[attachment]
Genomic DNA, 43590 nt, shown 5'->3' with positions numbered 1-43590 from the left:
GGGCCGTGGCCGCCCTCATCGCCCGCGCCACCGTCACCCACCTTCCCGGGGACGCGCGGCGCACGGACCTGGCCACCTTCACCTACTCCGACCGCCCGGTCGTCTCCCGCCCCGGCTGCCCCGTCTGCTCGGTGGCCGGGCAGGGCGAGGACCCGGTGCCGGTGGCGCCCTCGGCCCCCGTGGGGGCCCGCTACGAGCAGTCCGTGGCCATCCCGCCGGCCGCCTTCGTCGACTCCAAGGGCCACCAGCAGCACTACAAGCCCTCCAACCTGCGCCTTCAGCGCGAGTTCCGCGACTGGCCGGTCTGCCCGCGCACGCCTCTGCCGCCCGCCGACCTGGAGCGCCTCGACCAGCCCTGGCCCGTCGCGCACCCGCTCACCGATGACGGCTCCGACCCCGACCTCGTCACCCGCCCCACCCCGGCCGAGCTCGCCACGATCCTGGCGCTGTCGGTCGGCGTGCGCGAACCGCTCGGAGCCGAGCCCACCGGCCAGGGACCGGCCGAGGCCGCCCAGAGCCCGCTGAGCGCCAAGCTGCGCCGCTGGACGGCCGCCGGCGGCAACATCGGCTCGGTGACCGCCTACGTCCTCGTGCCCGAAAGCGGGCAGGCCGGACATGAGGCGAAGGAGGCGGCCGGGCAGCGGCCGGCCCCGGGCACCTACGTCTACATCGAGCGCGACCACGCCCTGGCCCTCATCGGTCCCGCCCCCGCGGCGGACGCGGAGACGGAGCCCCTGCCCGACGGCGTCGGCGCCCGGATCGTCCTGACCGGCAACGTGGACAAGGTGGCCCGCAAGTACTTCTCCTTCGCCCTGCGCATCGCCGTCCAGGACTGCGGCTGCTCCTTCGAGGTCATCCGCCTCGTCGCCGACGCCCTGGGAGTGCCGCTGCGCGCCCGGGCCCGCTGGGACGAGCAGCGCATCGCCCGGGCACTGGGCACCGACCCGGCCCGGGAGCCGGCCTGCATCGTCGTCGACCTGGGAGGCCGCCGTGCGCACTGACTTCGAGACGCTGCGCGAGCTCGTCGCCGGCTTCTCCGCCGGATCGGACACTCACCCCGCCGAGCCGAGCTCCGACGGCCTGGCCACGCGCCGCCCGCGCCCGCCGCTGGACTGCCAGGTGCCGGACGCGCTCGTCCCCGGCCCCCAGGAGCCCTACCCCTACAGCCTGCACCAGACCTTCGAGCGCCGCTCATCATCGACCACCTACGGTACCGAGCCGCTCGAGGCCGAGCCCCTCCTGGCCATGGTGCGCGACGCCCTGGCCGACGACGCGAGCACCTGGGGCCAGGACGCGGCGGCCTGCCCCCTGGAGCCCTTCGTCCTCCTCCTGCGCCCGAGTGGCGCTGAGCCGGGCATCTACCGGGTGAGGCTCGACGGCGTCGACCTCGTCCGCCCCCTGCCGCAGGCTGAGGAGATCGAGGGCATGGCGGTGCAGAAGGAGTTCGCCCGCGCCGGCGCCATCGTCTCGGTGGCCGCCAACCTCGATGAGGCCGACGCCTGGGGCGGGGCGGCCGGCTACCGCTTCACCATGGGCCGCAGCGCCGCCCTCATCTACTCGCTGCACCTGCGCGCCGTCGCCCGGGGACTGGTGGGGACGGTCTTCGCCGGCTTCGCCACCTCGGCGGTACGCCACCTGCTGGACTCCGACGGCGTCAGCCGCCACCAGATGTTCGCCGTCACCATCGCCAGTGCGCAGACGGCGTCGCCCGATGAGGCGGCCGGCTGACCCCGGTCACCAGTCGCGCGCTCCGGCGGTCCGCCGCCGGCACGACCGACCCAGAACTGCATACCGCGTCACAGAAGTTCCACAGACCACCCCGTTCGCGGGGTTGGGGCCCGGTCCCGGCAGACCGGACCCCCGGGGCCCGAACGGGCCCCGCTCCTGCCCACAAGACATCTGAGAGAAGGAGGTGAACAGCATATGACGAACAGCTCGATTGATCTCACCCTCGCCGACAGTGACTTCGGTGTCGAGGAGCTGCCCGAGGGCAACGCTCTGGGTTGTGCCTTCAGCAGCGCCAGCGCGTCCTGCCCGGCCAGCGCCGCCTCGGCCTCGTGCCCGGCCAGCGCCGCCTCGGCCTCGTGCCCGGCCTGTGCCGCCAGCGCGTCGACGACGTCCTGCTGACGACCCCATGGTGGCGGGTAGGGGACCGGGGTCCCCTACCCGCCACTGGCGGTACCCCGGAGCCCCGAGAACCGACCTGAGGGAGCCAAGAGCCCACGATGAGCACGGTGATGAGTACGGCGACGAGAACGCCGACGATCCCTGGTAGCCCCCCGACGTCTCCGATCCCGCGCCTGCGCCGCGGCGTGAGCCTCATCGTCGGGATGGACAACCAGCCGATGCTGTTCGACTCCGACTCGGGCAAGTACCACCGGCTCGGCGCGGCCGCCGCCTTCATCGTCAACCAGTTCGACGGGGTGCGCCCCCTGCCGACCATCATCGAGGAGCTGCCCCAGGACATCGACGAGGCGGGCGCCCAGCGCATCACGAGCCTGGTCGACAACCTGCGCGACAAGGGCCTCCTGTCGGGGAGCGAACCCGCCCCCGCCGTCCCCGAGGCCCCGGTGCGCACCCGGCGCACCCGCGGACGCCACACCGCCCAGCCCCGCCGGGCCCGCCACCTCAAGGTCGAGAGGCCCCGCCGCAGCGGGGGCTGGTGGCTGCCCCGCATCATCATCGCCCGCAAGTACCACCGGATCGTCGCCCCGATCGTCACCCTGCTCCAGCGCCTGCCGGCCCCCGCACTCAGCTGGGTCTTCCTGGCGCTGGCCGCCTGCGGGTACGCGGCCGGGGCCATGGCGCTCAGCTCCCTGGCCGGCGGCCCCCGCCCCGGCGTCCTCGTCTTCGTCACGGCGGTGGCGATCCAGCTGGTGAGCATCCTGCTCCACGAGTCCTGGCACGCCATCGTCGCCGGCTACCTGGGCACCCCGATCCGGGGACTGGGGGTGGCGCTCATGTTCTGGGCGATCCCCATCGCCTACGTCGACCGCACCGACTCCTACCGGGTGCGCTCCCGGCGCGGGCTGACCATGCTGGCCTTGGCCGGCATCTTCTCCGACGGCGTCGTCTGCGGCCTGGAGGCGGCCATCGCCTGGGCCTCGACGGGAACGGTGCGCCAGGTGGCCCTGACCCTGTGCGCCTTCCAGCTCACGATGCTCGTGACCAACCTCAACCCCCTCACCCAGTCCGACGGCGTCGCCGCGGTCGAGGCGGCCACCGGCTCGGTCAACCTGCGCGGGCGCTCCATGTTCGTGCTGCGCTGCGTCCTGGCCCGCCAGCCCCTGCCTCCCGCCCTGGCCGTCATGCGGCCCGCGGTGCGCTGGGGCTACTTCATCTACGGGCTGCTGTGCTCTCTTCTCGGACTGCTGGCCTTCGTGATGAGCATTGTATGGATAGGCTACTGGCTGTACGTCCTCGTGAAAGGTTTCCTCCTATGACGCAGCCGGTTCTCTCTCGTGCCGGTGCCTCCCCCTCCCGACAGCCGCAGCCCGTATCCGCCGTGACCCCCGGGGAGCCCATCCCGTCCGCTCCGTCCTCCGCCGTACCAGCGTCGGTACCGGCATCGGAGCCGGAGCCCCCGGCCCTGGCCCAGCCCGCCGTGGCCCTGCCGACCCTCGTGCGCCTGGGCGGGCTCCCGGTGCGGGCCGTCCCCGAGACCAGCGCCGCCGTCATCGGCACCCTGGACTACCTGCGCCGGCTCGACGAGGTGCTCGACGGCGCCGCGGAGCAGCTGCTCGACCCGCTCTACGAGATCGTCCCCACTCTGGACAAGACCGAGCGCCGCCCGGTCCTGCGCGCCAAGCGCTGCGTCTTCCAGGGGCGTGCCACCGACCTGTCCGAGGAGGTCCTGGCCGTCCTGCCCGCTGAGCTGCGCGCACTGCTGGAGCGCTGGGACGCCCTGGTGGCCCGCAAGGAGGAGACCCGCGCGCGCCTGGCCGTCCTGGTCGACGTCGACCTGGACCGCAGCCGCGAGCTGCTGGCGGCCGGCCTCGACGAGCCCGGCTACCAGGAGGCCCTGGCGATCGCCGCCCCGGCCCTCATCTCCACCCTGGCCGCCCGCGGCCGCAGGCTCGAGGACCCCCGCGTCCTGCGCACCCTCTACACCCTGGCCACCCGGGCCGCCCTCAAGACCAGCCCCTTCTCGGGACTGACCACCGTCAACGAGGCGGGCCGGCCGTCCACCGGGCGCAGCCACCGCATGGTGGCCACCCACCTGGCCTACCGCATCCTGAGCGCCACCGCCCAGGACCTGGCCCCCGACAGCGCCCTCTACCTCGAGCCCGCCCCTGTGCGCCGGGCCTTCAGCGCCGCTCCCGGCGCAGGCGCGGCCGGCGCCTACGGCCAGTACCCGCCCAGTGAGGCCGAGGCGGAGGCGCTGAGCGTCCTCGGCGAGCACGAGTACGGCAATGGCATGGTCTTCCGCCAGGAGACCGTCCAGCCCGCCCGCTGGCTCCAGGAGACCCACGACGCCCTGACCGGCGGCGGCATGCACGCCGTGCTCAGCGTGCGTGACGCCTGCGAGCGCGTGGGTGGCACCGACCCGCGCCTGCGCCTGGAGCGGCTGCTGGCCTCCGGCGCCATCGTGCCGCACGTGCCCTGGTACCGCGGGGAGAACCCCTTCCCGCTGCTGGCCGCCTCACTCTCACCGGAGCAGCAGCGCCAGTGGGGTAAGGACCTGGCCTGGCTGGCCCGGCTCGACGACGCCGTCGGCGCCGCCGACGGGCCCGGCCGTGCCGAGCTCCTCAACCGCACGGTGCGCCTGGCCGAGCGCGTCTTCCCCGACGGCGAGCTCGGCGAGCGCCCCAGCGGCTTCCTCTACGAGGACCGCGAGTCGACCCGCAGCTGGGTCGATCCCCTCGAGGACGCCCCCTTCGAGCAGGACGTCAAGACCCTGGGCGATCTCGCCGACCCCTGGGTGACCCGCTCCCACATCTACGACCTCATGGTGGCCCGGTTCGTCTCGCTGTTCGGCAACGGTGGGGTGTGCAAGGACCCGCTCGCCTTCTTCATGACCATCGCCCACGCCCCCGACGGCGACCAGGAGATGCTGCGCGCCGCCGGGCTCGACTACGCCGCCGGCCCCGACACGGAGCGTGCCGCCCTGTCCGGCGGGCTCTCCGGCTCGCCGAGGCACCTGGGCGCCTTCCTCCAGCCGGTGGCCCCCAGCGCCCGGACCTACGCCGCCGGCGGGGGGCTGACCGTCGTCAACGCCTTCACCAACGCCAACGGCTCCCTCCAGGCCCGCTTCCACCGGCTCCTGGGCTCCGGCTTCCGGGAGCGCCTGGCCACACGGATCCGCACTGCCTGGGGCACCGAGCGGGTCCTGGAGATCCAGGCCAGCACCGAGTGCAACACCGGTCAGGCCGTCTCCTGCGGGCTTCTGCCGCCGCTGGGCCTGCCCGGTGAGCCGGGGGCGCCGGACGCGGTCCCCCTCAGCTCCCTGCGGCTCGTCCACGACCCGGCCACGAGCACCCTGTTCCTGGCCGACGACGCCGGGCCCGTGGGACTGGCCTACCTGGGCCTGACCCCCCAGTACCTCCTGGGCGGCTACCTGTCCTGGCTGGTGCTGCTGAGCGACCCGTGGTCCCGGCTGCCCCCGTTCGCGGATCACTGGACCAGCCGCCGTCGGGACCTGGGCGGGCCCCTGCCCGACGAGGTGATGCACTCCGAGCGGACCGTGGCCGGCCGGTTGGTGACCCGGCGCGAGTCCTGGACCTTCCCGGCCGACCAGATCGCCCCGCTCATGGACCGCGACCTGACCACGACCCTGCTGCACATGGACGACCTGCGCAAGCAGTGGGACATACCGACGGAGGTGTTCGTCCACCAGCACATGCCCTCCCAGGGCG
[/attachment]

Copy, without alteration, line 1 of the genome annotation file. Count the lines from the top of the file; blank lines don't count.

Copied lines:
Genomic DNA, 43590 nt, shown 5'->3' with positions numbered 1-43590 from the left: